preservenaturewhilehiking
Elder man fishing by a wooded pond

SUBTITLE

What do I do once I am outside?

Nothing! You can start with that. Just find a spot to sit and be comfortable, where you can take in the sights, sounds and smells of nature.

Getting outside can be as simple as stepping out onto your stoop. Take in the fresh air; look around at the change in light and moving leaves; listen for birdsong, the buzz of insects and the movement of plants in the wind.

catepillar on a white background

Okay… Well, I want to do something while I’m out here!

We have a plethora of suggestions for that, too.

taking in nature in your neighborhood

Start with taking a short walk.

You can pay tribute to, or honor, someone special to you with a gift that will last for generations to come. We will send a card, as appropriate, to convey your appreciation…

write about or sketch nature

Start a nature journal!

Take it on your walk and find somewhere to sit and make observations—maybe there is a rock that faces a creek, or a patch of plants just pushing through the soil. Look around and take note of everything you observe, hear and smell.

Next Level: hone in on a specific item. Perhaps there is a tree that is just getting its spring buds.

What do the buds look like? How quickly do they grow – is it a weekly change, daily, hourly? What sort of insects and animals like this tree? What kind of moss, lichen or fungus is growing on it?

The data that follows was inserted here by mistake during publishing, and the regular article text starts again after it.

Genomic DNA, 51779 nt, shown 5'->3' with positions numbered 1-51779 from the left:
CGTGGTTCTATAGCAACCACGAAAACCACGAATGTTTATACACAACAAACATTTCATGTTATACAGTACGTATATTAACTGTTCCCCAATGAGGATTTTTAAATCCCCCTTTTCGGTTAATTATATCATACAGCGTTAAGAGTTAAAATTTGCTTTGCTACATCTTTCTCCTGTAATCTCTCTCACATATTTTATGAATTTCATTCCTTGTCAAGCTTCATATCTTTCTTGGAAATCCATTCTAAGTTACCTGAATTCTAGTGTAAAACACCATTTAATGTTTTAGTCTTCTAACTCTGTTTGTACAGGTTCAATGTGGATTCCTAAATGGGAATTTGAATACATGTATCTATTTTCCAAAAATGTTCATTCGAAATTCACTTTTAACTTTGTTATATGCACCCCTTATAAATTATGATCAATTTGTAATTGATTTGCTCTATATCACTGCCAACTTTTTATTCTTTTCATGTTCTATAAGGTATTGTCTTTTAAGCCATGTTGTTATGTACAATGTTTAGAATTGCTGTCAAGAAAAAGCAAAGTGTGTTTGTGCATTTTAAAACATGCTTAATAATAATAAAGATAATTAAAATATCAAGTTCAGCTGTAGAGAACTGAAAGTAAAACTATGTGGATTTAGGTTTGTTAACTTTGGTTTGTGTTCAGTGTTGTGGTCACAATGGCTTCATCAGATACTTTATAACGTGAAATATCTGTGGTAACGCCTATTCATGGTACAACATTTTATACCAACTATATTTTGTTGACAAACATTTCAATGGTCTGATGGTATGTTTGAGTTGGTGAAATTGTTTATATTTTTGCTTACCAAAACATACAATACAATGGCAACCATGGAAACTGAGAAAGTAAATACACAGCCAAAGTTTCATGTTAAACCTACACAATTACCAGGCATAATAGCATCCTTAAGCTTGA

walking on a trail

Take an extra-long walk…

And bring your furry pal along! What new places can you find by spending an extra ten minutes walking?

Next Level: challenge yourself to walk further. Pick a distance (maybe you walk half a mile each day) and see if you can go a little further, then a little further.

How does the extra distance feel? Have you discovered a new neighborhood? Maybe a small street you hadn’t seen before, or a cool new spot along your favorite trail?

river trail

HIT THE TRAILS

Hiking, biking, snowshoes, and paddles

Are you looking for a great place to see water falls, perhaps go a hike in a quiet woodland, or explore the wetlands and meadows when looking for amazing birds?

CONNECTING TO NATURE

A Sanctuary for beaver, fox, songbirds, and more

Open year-round to the public for hiking, biking, snowshoeing and XC skiing, the Joseph A. Blake Wildlife Sanctuary is the perfect place to visit with kids.

Photo by Joshua Eaves
Joshua Eaves
Monarch butterfly on a white background

These are all great, but I have kids…how do I get them outside and interested?

We have suggestions for that, as well!

Do we need a module like this?

Text to be inserted.

©

Tug Hill 10 Challenge

Hit the Trails

Join the Tug Hill 10 Challenge

Tug Hill 10 Challenge
© Charlotte Witzigman

Walk, Hike, Bike, Snowshoe, or Paddle...

The Tug Hill 10 Challenge

Join our trail challenge and explore the many, diverse landscapes and wildlife habitats in Tug Hill.

Document (with photos) or just list for us 10 trails from the Tug Hill Recreation Guide that you visit. Then fill out our Challenge form.

We'll send you our Challenge Patch or Decal, your choice, to congratulate you on meeting the achievement!

Also, upload photos documenting your experience:

  • Nature shots
  • Wildlife you've spotted
  • Fun times with your family or pet
Tug Hill 10 Challenge

Would you like to see additional trails developed?

You can create more opportunities for trails like these by donating to Tug Hill Tomorrow Land Trust. Any amount makes a positive difference.

Looking for a great way to engage your students?

Hitting the trails is a great opportunity to connect and engage through videos and photos of your discoveries along the trails.

Hit the Trails